Jump to Navigation

Essential information in a certificate of formation

Residents of Texas who are planning to form a new business should understand exactly which details a certificate of formation should contain. A certificate of formation is the required document that must be filed with the appropriate government state agencies when forming a limited liability corporation. The certificate should contain the name of the corporation that is being formed, along with the type of corporation that the entrepreneurs wish to build.

This certificate also should contain the address of the initial registered office of the corporation, as well as the name and address of all owners, partners or trust managers, depending on the type of corporation being established. If the corporation is formed after a merger or conversion, supporting documents should be provided with all other necessary information. Information on a prior form of organization and jurisdiction of formation of the converting entity also should be provided. If the organization is not a limited partnership, the owners need to provide an estimated period of existence, unless the intent is to have the organization exist permanently.

A certificate of formation for a for-profit organization should mention the number of shares that the organization intends to issue or is authorized to issue. The minimum value of shares also should be mentioned. For organizations that have more than one level of shares, minimum value and number of shares in each class should be stated in the certificate of formation. Information on the number of directors managing the organization, along with their names and addresses, should also be provided.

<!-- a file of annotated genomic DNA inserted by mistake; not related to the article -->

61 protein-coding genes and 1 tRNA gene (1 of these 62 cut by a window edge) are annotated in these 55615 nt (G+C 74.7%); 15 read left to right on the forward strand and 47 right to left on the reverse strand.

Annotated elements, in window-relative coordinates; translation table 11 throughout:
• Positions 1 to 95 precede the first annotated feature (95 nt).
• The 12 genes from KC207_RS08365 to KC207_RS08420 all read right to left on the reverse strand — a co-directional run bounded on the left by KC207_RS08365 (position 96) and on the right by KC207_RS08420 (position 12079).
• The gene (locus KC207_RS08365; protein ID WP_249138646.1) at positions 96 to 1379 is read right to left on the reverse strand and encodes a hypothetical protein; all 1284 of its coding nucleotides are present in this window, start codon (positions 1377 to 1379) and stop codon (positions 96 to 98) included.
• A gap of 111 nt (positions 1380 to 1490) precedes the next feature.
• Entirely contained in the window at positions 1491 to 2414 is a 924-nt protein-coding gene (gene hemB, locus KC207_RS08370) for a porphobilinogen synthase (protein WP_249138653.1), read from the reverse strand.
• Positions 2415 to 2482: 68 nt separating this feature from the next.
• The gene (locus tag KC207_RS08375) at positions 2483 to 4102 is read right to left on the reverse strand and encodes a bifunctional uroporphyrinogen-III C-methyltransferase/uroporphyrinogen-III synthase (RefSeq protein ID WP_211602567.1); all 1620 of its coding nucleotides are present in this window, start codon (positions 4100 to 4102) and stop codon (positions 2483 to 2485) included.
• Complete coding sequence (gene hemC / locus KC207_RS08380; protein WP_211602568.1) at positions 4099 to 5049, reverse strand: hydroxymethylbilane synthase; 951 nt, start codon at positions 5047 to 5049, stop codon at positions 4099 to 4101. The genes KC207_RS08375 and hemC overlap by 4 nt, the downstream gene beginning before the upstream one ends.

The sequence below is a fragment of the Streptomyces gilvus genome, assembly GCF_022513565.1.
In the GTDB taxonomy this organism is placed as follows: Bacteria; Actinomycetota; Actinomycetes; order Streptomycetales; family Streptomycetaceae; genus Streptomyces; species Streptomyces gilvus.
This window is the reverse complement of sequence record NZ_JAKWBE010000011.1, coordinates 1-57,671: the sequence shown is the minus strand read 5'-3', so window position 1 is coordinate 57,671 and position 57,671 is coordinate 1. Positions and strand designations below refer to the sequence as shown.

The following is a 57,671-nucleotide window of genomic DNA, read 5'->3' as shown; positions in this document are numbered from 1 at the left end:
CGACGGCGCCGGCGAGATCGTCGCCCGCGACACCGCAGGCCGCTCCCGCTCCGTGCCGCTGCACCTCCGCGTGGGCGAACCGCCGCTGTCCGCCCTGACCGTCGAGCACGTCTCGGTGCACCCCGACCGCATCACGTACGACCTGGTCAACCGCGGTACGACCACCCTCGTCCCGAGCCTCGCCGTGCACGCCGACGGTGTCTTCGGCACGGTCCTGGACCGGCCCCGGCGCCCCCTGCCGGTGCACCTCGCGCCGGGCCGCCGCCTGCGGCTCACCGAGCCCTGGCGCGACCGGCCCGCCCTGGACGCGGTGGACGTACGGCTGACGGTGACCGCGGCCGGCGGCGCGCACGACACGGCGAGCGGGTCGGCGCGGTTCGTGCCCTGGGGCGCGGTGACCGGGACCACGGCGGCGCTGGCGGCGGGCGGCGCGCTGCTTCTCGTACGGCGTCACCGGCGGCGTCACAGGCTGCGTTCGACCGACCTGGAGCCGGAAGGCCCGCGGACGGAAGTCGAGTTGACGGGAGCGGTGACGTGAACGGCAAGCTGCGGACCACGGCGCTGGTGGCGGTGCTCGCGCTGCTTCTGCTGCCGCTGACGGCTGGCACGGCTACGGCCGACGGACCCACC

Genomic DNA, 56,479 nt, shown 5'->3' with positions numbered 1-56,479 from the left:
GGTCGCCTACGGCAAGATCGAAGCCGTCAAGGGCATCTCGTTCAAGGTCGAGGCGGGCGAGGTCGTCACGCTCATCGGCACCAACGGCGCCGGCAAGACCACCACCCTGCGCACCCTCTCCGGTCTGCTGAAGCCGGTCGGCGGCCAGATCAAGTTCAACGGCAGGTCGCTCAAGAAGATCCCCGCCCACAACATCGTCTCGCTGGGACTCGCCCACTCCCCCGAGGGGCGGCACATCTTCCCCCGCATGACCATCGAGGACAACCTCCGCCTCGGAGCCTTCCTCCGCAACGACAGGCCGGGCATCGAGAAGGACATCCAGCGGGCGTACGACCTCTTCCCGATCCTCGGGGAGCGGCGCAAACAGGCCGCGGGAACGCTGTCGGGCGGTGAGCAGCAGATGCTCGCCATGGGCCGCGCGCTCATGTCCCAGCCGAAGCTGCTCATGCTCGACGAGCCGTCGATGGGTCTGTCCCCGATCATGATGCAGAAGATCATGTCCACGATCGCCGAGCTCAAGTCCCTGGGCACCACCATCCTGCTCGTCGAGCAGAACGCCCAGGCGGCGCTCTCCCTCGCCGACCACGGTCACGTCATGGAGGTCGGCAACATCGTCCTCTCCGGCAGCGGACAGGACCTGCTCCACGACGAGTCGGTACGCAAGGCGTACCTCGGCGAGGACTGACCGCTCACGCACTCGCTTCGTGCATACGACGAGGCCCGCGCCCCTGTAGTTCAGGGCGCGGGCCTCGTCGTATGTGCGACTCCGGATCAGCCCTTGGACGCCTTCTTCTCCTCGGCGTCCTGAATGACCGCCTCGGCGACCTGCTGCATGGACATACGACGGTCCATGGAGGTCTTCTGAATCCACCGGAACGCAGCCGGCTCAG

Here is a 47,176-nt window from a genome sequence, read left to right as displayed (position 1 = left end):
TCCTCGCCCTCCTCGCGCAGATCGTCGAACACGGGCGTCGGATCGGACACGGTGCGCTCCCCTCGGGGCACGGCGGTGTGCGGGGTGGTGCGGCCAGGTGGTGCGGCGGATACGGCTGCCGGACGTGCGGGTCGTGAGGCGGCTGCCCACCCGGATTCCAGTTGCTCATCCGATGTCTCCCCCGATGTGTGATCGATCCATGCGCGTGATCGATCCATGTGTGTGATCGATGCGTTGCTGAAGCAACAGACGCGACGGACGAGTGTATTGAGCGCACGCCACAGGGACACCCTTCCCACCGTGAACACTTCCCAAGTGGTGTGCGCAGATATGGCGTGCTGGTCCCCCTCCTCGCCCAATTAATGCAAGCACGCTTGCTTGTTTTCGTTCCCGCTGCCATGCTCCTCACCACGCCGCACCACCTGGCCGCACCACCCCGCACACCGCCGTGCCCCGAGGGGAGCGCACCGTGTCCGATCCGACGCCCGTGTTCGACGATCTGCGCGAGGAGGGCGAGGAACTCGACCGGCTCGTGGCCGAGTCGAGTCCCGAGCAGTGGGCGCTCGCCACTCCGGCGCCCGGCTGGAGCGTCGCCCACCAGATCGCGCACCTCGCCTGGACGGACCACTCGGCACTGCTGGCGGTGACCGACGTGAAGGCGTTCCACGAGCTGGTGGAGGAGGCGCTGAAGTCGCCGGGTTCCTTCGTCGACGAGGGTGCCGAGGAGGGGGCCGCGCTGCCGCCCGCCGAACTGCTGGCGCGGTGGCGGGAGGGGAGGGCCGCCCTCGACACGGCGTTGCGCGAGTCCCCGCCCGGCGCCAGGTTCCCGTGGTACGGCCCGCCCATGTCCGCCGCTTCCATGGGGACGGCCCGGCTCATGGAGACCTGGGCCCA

However, both non-profit and for-profit corporations may include social purposes in their certificates of formation. Generally, social purposes include activities that benefit lower-income people, promote economic opportunities, support the arts and culture or preserve the environment. Considering that the entire process is quite complicated, it may be a good idea to consult an attorney to understand the process and the applicable laws more clearly.

Source: Texas Statutes, "Business Organizations Code," accessed May 7, 2015

No Comments

Leave a comment
Comment Information
Visit Our Collections Law Website

Find out how we can help you.
Call us at 888-213-5507,
or request a free consultation below.

Bold labels are required.

Contact Information
disclaimer.

The use of the Internet or this form for communication with the firm or any individual member of the firm does not establish an attorney-client relationship. Confidential or time-sensitive information should not be sent through this form.

close

Privacy Policy

Manfred Sternberg & Associates, PC
4550 Post Oak Place, Suite 119
Houston, Texas 77027
Phone: 713-659-0240 \ 713-622-4300
Toll free: 888-213-5507
Fax: 713-622-9899
Map & Directions